Church of Zion, Jerusalem
The Church of Zion, also known as the Church of the Apostles on Mount Zion, is a presumed Jewish-Christian congregation continuing at Mount Zion in Jerusalem in the 2nd-5th century, distinct from the main Gentile congregation which had its home at the Church of the Resurrection.
There have been attempts at identifying the lower, possibly Roman-period layers of the building housing the so-called "Tomb of David" and the Cenacle, as the remains of the house of worship of this presumed Jewish-Christian congregation.
The reference to such a Jewish-Christian congregation comes from the Bordeaux Pilgrim (c.333), Cyril of Jerusalem (348), and Eucherius of Lyon (440), but in academia the theory originates with Bellarmino Bagatti (1976), who considered that such a church, or Judaeo-Christian synagogue, continued in what was presumed as the old "Essene Quarter".
Emmanuel Testa's support for Bagatti's view led to the "Bagatti-Testa school", with the thesis that a surviving Jewish-Christian community existed in Jerusalem, and that many Jewish-Christians returned from Pella to Jerusalem after the First Jewish-Roman War and established themselves on Mount Zion.
Bagatti's theory is supported by Bargil Pixner (May 1990 Biblical Archaeology Review), who argues that the 6th-century Madaba Map shows two churches next to each other - the Basilica of Hagia Sion and the "Church of the Apostles", the putative Jewish-Christian synagogue of Mount Zion.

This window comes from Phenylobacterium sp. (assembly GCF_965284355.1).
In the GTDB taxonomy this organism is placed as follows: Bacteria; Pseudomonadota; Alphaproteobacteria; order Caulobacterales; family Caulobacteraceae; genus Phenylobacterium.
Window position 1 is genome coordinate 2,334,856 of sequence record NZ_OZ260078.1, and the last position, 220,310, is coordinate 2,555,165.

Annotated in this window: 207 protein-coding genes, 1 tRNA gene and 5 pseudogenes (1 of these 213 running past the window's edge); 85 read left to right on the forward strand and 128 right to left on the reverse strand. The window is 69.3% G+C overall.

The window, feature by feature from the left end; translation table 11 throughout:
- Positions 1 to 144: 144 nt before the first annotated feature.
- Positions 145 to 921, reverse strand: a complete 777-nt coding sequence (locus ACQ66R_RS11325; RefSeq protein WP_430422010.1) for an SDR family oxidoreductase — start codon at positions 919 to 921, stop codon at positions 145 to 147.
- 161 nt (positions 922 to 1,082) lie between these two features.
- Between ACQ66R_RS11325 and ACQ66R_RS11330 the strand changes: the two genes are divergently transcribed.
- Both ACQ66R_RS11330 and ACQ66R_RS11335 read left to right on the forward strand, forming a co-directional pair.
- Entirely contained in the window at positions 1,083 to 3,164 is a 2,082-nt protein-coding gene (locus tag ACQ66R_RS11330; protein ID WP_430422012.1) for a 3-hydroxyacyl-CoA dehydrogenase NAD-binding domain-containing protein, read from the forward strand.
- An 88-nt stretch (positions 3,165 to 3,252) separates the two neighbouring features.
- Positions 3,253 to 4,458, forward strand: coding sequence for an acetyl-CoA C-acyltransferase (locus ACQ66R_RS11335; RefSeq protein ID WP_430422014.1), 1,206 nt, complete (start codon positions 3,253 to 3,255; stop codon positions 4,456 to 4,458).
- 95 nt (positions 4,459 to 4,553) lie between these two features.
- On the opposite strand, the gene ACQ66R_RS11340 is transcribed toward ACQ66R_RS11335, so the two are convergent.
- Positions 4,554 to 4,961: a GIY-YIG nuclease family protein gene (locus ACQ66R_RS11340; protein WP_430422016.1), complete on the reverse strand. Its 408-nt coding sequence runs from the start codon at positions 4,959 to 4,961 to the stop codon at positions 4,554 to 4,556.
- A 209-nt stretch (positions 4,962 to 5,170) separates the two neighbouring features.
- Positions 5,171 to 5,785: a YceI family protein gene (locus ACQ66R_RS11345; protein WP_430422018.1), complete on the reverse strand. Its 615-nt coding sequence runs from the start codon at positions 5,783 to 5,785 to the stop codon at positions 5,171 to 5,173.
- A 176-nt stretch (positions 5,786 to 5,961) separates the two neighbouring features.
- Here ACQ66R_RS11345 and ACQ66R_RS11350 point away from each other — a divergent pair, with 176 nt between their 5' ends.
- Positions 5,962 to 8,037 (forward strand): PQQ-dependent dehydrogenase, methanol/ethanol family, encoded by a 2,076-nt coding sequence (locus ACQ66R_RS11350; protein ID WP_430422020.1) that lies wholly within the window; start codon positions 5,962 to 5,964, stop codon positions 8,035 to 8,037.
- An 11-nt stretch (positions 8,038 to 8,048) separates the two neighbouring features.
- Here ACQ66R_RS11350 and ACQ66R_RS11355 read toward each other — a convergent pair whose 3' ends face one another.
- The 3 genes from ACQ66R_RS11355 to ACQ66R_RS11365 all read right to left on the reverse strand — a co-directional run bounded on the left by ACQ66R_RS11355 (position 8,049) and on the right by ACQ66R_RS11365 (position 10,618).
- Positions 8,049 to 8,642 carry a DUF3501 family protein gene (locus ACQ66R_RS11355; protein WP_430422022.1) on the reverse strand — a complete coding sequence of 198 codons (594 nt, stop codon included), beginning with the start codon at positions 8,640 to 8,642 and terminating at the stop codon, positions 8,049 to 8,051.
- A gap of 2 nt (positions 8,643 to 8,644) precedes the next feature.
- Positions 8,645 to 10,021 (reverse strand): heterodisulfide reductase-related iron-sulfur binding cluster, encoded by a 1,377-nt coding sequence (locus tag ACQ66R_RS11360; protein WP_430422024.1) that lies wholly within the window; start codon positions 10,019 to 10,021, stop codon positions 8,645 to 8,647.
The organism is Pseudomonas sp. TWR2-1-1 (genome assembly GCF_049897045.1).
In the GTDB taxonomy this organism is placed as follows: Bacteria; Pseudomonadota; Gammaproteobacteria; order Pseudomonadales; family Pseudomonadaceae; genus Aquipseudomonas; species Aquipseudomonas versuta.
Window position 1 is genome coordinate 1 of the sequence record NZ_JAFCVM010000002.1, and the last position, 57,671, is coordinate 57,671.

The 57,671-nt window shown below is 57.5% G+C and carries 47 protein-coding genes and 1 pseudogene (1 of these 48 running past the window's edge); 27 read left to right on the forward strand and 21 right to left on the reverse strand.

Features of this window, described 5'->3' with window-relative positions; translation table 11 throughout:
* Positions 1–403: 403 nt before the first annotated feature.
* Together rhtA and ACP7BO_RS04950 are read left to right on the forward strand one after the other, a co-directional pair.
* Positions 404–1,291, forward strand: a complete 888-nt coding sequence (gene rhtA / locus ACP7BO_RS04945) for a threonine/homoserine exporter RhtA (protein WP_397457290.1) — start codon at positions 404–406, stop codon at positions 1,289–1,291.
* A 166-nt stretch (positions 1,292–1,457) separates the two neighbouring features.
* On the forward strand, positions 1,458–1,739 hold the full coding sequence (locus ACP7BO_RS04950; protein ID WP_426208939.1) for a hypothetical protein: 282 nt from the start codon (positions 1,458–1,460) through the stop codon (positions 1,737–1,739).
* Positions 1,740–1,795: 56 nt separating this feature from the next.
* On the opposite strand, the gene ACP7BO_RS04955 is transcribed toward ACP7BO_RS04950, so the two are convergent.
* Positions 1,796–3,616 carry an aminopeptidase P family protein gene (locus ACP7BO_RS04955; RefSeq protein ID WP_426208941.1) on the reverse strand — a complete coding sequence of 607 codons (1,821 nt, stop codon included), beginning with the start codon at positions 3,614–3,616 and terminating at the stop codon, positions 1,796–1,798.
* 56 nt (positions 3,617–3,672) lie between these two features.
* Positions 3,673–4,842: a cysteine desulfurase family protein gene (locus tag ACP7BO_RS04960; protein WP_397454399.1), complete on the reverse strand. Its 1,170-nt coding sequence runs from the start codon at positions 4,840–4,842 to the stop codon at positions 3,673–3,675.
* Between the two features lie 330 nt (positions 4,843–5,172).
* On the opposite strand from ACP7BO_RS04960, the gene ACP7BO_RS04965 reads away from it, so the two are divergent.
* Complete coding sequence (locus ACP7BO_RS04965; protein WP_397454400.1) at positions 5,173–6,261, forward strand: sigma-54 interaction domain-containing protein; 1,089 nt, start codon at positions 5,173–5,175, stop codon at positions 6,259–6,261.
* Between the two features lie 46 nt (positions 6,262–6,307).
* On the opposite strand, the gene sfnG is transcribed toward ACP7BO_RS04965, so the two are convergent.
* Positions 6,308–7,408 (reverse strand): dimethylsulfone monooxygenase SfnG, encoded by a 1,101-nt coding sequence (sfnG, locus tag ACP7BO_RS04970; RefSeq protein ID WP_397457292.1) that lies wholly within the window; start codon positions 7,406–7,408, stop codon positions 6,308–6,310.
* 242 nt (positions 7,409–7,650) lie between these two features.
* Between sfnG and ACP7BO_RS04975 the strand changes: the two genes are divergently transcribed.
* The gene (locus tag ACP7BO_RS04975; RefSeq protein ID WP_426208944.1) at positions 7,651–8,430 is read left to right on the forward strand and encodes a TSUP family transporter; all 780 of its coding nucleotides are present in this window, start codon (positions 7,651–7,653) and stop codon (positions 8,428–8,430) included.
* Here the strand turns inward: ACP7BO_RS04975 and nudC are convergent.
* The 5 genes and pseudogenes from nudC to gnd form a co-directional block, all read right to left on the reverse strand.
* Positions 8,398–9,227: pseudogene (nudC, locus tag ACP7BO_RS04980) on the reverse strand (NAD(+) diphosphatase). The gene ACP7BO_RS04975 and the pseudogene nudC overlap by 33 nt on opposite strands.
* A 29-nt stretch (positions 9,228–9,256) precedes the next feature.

Connected with the Bagatti-Testa theory is the 1951 interpretation by archaeologist Jacob Pinkerfeld of the lower layers of the Mount Zion structure known as David's Tomb. Pinkerfeld saw in them the remains of a synagogue which, he concluded, had later been used as a Jewish-Christian church. Pinkerfeld dated the remains of the alleged synagogue to the 2nd-5th century, when Jerusalem was known under the Roman name of Aelia Capitolina.
The problem with the thesis of Bagatti, Testa, Pinkerfeld and Pixner is that the layers indicate a Crusader structure built directly on top of perfectly preserved Roman walls, with no Byzantine remains whatsoever. The fact that the alleged Roman walls align perfectly with Byzantine structures excavated in the same area is one argument in favour of dating Pinkerfeld's walls to the Byzantine period. Another one is that the Holy Zion basilica was truly huge (it is the largest church depicted on the Madaba Map, and the architect of the Dormition Abbey concluded from his 1899 excavations that it measured 60 by 40 metres), making it is more likely that the walls at "David's Tomb" were part of the basilica. Thirdly, the huge size of the earliest blocks from the walls, very likely recycled from Herodian buildings, fit much better with the basilica than with a small synagogue.
- Stemberger, Günter (1999). Jews and Christians in the Holy Land: Palestine in the Fourth Century. A&C Black. p. 79. ISBN 9780567230508. Retrieved 24 February 2021.